Q: I receive Social Security and will be eligible for Medicare in 2017. My wife will be 65 at that time. She has not been employed long enough to receive her own Social Security retirement and does not want to start receiving as a spouse through my record until she is age 66.

Will my wife be able to get Medicare in 2017 on my work record at age 65 even if she has not applied for monthly Social Security benefits?

A: If a person is receiving Social Security benefits, his or her spouse can file for Medicare through their record at age 65 without filing for monthly cash benefits. Medicare Part A (Hospital) does not have a monthly premium. Medicare Part B (Medical) has a monthly premium.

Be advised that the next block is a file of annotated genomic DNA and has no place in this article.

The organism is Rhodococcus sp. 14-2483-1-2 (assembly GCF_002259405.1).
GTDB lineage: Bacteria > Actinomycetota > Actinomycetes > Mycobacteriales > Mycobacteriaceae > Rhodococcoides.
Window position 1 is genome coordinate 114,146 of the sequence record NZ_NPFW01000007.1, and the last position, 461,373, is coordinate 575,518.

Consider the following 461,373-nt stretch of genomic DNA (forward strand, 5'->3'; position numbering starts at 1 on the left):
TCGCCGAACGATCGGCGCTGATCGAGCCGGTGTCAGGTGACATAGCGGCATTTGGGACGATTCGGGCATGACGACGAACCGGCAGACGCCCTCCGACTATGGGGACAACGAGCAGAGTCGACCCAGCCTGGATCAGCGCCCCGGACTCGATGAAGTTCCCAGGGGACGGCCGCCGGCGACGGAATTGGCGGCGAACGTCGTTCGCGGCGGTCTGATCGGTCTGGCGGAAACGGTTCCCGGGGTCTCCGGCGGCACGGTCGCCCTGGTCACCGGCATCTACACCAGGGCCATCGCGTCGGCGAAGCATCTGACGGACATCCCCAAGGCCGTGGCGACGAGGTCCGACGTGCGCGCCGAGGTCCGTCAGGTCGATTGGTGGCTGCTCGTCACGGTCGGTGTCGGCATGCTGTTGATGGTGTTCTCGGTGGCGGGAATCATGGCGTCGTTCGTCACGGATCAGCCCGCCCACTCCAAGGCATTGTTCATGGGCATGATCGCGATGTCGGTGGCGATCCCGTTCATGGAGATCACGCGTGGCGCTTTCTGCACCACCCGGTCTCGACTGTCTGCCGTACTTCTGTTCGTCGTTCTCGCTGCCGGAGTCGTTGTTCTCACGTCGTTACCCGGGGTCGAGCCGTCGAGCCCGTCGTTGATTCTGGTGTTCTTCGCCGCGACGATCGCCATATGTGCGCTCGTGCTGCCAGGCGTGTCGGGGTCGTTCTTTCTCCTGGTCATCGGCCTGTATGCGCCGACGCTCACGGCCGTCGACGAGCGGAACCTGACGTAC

At the Social Security website, www.socialsecurity.gov, is the following:

“If you are within three months of age 65 or older and not ready to start your monthly cash benefits yet, you can use our online retirement application to sign up just for Medicare and apply for your retirement or spouses benefits later.” 

Information about benefits to a spouse is here. Age based benefits to a spouse can be started as early as age 62, at a reduced amount, so she does not need to wait until age 66 to begin monthly Social Security benefits. The choice is hers.

Note that future legislation can change existing rules.

 

SSA Annual Statistical Supplement, 2014, available

The Social Security Annual Statistical Supplement, 2014, is available now.